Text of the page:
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High Blood Pressure: Silent but Deadly

Hypertension is a very common disorder, affecting approximately 50 million Americans. The number of hypertensive Americans tends to increase significantly after the age of 70. No society or ethnic group is immune from hypertension. Hypertension is most common in blacks, affecting about one out of three, followed by whites and Mexican Americans. Hypertension is also more common in men than women in every ethnic group up to age of 50. Hypertension is also more common in obese individuals, in diabetics and in those with a familial history of high blood pressure High blood pressure is a silent disease and many individuals have no idea that they even have it. But being silent does not mean that the disorder is harmless. In fact, untreated blood pressure is associated with complications that are irreversible and can be fatal. Among the risks of untreated high blood pressure are a heart attack, loss of the kidneys, blindness, stroke and even death. Unfortunately because high blood pressure has no symptoms during the initial phase of the disease, most people do not even now if they have it. The disorder is so common that by the age of 65-75, most individuals will develop it. The reason for this is that the blood vessels harden and lose their elasticity with age, and thus, the blood pressure increases. The only good thing about high blood pressure is that it is easily treated with medications - which is a life long process. There are two types of blood pressure: systolic and diastolic blood pressures. Systolic blood pressure (a larger number in a blood pressure reading) is the number on top. Diastolic blood pressure (usually smaller reading) is the number on the bottom.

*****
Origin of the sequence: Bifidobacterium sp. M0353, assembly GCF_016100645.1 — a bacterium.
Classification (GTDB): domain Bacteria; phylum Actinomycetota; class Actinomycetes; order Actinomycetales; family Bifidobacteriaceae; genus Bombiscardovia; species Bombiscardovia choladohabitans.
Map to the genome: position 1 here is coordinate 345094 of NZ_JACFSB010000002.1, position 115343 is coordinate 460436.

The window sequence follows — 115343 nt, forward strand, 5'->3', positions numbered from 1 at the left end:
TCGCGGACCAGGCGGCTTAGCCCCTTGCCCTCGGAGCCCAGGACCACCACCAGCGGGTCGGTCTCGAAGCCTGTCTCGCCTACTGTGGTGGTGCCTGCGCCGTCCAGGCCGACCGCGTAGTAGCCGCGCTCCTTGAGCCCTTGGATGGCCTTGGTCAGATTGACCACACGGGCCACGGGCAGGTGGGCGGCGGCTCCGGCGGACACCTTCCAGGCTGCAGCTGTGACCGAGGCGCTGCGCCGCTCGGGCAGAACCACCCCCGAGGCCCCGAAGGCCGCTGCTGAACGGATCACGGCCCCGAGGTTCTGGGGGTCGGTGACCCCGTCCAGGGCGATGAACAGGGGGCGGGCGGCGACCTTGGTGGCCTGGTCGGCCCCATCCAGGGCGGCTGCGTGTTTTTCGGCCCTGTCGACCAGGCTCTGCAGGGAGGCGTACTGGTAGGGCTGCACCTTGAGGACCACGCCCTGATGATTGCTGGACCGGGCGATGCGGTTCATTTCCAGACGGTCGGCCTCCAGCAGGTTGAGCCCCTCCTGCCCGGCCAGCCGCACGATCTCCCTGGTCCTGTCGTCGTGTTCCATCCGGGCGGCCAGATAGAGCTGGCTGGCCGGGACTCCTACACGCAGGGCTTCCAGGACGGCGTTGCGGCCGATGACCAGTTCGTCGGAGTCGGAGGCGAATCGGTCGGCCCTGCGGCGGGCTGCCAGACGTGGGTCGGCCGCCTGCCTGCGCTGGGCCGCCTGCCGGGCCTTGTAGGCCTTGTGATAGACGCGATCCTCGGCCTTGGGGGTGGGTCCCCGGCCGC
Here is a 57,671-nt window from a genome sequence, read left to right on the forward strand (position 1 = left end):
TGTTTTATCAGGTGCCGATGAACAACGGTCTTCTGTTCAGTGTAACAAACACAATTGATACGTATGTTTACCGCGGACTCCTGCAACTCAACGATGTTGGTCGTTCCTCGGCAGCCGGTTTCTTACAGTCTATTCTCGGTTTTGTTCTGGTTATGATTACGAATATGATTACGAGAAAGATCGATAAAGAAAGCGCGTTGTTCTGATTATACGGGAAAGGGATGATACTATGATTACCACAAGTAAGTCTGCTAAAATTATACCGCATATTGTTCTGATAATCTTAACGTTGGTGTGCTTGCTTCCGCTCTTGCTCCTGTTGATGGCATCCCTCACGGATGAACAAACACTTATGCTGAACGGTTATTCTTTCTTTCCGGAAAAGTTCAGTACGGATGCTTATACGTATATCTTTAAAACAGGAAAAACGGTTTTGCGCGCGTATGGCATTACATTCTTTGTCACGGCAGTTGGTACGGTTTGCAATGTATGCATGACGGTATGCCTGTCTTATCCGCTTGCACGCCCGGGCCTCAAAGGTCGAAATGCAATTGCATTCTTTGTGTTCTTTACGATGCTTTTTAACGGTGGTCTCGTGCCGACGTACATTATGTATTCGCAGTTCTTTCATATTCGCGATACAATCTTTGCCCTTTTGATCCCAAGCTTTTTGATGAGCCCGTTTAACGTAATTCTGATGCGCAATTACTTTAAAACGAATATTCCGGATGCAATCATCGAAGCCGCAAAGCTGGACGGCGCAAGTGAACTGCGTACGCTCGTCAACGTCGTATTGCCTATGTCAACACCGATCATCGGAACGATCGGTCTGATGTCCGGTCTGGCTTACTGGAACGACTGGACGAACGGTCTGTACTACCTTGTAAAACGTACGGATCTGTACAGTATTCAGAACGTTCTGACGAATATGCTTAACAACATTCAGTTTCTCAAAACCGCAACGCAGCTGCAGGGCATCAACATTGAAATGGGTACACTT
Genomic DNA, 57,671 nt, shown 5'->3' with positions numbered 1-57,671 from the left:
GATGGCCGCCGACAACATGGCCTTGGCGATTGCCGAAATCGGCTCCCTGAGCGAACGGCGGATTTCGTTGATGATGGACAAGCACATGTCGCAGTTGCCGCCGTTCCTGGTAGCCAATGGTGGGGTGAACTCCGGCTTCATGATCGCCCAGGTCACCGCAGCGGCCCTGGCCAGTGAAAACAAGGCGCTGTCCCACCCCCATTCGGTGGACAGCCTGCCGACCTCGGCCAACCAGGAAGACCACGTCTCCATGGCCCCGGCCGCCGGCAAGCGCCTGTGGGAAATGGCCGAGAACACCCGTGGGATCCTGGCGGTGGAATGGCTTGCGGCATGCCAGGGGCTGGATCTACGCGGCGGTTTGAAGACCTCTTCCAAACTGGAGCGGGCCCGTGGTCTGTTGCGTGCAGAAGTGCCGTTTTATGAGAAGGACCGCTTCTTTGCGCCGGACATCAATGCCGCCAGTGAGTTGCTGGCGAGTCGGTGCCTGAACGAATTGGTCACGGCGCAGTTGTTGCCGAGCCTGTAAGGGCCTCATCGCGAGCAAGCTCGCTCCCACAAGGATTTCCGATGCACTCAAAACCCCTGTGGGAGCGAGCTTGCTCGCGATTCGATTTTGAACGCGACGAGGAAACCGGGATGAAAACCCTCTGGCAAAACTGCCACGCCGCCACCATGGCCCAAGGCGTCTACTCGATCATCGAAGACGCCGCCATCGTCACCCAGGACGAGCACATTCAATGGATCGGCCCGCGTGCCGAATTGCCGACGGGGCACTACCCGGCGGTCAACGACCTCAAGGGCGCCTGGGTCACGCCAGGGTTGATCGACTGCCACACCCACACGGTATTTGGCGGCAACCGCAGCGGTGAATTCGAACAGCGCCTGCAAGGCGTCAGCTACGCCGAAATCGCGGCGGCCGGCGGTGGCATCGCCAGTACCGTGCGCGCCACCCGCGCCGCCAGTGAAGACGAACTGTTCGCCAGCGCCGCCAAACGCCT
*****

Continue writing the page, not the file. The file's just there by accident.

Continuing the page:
Signs and symptoms

Unfortunately, the symptoms of high blood pressure are practically impossible to detect in the initial phase the disorder. Even individuals with extremely high blood pressure may not have any complaints. The few individuals who do develop high blood pressure symptoms may complain of - headaches - general malaise - visual blurring - frequent nose bleeds - dizziness

High Blood Pressure Causes

In more than 95% of individuals, the causes of high blood pressure are unknown and this is referred to as essential or primary hypertension. This type of blood pressure is usually a gradual process and is seen in after the 3-4 decade of life. The remaining causes of hypertension have an identifiable cause. This is known as secondary hypertension and there are a number of causes of it. The most common causes of secondary hypertension include a. disorders of the adrenal gland b. coarctation of the aorta (narrowing of the blood vessel) c. disorders of the pituitary gland d. kidney disorders e. use of medications — including birth control pills, cold remedies, decongestants. f. Use of illicit drugs, like cocaine and amphetamines g. Risk factors